And, for the umpteenth time, why is no attention paid to forced funding of abortion by all who pay premiums to private insurance companies? In fact, what this bill does clearly is shine the light on this whole murky area. For the first time ever, it imposes federal restrictions on private insurance companies when it comes to abortion.
7 years 12 months ago
This is an outrageous expansion of government into our personal lives and it is nothing more than a pure power play (as shown by the methods (billions of dollars in favors) used to BRIBE officials to sign on.
 
Yes, covering the uninsured is a form of the "common good"; however, there are much simpler ways to achieve this good and the current attempts by the federal government to take over the health care issue will do more harm than good. As Mr. Winters says, this is only the first step - single payer and government funding of abortion will be the final result.
 
Also, considering the fact we cannot afford our current entitlements (Medicare and SS will be bankrupt in the near future) and the fact that trillions in government spending and borrowing will destroy our monetary system - it does not seem the time for a new trillion dollar government entitlement.
 
Finally, it is not just the liberals or conservatives that are against this bill - it is the PUBLIC that the government wants to "help."  All polls show the majority of the country OPPOSING this legislation that the democrats are forcing down our throats.
 
Just wait until 2010...
7 years 12 months ago
PS - life, liberty and freedom are rights. 
 
Health care is a service.  Do you have a "right" to someone else's services?
 
The left loves to talk about rights - never about responsibilities.  So everyone has a right and no one a responsibility. 
 
This is exactly the infantilization that the government loves to foster so that it can fill the vacuum. 
Tim Lacy
7 years 12 months ago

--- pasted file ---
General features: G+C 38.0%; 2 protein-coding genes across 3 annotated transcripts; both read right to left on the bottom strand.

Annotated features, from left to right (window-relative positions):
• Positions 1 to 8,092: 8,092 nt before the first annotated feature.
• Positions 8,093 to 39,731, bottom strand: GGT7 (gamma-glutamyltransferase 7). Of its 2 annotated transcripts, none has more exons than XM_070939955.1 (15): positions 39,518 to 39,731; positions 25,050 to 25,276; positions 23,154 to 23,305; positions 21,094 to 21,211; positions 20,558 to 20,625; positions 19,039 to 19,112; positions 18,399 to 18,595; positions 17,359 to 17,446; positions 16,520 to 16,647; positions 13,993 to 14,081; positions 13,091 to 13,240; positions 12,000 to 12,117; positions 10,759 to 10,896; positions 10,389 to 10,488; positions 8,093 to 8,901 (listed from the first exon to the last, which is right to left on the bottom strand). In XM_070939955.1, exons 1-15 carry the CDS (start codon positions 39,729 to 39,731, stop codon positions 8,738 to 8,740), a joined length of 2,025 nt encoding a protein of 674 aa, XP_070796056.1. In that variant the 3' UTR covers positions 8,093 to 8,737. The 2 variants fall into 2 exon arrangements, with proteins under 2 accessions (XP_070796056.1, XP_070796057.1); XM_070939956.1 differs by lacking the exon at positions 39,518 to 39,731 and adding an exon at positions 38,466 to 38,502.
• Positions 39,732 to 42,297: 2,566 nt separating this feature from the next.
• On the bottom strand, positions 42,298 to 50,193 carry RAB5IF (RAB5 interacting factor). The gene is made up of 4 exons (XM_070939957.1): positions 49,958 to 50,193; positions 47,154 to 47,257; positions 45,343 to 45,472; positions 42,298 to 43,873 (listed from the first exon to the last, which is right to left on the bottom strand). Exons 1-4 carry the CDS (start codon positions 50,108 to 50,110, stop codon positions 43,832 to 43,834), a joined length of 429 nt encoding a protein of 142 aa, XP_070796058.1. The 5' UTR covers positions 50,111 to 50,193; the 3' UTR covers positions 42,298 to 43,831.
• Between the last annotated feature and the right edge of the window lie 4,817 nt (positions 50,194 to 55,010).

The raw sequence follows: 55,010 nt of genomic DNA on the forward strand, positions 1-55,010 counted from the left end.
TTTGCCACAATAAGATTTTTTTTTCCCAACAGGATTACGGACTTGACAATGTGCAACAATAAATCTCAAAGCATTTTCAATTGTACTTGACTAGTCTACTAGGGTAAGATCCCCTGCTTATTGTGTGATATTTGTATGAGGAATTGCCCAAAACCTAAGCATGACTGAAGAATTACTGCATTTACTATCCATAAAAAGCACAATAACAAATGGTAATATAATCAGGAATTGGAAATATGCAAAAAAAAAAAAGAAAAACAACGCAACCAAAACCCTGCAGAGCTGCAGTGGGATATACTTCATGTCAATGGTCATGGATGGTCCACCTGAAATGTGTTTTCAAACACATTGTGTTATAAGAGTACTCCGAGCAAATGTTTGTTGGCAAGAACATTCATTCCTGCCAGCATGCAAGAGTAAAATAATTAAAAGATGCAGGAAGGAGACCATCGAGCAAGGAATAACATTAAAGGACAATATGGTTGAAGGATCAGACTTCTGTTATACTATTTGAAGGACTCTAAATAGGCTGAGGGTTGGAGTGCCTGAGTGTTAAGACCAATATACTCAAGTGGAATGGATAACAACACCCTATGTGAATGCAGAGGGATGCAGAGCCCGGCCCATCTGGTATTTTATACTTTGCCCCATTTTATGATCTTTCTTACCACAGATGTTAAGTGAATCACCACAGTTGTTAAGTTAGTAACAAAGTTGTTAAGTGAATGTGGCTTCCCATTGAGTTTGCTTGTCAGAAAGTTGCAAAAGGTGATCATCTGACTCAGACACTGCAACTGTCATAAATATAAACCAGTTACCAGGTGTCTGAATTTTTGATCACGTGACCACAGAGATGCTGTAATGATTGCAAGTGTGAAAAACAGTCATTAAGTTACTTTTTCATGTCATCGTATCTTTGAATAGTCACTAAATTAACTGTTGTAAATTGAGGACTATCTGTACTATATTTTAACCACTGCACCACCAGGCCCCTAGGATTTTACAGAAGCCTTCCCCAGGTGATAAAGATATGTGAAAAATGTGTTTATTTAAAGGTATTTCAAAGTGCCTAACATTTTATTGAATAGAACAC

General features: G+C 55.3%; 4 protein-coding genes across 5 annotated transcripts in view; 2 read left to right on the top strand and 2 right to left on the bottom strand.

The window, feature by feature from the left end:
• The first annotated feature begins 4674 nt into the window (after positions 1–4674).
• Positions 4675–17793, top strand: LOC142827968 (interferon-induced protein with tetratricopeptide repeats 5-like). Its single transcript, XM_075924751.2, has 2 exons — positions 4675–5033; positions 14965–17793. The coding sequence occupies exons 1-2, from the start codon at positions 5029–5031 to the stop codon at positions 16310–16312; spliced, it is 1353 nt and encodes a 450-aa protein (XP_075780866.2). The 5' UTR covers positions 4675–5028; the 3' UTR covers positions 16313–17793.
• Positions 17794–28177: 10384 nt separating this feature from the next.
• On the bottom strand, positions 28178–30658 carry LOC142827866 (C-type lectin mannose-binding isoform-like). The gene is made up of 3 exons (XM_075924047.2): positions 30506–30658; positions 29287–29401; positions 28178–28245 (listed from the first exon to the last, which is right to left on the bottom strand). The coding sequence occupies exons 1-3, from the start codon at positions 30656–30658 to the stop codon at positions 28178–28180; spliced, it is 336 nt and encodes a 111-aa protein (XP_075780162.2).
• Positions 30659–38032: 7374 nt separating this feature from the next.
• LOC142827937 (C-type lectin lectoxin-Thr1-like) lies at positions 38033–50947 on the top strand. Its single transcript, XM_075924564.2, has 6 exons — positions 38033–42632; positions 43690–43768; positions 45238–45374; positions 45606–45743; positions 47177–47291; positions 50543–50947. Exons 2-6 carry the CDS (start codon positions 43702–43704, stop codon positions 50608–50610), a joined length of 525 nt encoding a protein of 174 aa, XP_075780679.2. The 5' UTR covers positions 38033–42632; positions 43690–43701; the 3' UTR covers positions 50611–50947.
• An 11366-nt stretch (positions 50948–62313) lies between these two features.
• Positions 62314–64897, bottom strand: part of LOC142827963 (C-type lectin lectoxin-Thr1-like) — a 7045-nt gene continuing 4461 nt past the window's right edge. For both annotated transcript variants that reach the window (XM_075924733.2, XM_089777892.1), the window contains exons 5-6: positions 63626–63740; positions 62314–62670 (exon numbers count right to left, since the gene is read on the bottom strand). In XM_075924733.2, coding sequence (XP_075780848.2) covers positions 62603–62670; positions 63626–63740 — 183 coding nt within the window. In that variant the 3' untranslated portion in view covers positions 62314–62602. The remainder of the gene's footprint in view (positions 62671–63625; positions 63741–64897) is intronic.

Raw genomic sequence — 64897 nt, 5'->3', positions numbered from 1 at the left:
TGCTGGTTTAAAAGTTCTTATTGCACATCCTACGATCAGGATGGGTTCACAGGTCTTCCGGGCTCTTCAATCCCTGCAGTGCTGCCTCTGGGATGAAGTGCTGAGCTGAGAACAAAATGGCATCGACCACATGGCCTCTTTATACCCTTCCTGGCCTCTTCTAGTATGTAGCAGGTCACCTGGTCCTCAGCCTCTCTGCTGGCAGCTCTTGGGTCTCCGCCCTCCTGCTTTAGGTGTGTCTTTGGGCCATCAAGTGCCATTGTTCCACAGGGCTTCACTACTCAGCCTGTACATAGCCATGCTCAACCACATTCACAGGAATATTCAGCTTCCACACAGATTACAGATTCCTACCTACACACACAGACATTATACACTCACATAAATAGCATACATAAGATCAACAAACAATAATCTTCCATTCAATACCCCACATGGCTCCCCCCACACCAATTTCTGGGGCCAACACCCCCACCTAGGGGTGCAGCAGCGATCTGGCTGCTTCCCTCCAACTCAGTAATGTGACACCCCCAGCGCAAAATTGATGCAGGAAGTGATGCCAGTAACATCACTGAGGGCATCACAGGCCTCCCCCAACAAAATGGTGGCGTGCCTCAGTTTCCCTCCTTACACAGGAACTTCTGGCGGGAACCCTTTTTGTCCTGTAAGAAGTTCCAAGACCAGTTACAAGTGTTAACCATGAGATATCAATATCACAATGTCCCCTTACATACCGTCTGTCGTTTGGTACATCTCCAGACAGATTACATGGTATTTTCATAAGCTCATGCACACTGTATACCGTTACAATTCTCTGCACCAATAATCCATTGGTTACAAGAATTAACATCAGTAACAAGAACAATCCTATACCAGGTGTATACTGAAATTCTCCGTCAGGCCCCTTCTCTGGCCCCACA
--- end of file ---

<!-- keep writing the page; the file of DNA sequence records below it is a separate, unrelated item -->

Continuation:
Scary conservative abolitionist guy Matt Bowman is (once again) wrong.  The ''government agency that currently manages health coverage for federal employees [and that] will promote and help subsidize multi-state health plans'' (Bowman's phrasing), or FEHP, is not a insurance provider.  I repeat, it's NOT, NOT, NOT a government owned provider. 
School time: FEHP is a clearinghouse for federal employees where they select from different private plans who apply/choose to market to federal employees.  Read more here (http://www.opm.gov/insure/new_employ/index.asp) and here (http://www.opm.gov/insure/health/planinfo/index.asp-find a plan in your state).  There's nothing that restricts pro-life insurance agencies from applying to be a part of the FEHB's list of eligible providers.
And the Senate plan discussed in MSW's post prohibits general/blanket abortion coverage in plans offered to subsidized seekers by insurers participating in the exchange.  Hence the separate-check-for-abortion rule.  Is it a perfect solution, per Morning's Minion's post?  No.  That's because our current rules about federal grants to health care are not perfect. 
Fungibility is impossible to prevent.  All you can do is seek to minimize it.  The Senate's pro-life Dems have been faithful to the minimization premise.  - TL
Think Catholic
7 years 12 months ago